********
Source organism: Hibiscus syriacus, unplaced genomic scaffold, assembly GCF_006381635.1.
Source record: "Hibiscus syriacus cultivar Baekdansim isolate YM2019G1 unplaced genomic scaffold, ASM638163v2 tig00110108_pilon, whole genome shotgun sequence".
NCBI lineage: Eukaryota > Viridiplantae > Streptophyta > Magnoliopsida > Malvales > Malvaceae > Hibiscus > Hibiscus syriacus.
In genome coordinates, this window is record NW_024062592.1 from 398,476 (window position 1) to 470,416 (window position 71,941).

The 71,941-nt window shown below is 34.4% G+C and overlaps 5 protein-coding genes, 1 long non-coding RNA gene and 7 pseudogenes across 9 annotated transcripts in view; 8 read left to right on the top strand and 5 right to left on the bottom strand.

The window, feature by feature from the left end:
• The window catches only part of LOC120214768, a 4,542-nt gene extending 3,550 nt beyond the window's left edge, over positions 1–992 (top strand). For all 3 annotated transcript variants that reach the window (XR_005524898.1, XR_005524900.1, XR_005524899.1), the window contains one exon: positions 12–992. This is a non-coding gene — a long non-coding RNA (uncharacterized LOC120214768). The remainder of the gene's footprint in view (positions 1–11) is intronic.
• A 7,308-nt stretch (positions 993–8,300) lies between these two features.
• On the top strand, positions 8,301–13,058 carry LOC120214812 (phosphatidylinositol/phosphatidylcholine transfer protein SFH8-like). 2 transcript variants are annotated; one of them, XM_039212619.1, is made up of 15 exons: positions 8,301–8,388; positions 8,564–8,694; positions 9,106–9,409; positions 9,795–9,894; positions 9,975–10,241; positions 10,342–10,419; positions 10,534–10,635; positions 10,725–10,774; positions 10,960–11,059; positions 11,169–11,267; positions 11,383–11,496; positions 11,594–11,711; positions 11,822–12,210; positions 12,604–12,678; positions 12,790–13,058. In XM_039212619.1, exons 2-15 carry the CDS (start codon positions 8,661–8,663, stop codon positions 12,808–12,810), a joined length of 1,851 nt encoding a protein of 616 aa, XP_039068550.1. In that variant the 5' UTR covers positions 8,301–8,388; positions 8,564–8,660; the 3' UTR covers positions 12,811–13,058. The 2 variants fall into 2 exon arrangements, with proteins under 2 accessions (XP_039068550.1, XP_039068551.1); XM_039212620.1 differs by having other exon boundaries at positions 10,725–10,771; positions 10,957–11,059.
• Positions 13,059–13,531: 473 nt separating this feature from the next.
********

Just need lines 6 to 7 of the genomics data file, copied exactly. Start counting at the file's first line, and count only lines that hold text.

The window, feature by feature from the left end:
• The window catches only part of LOC120214768, a 4,542-nt gene extending 3,550 nt beyond the window's left edge, over positions 1–992 (top strand). For all 3 annotated transcript variants that reach the window (XR_005524898.1, XR_005524900.1, XR_005524899.1), the window contains one exon: positions 12–992. This is a non-coding gene — a long non-coding RNA (uncharacterized LOC120214768). The remainder of the gene's footprint in view (positions 1–11) is intronic.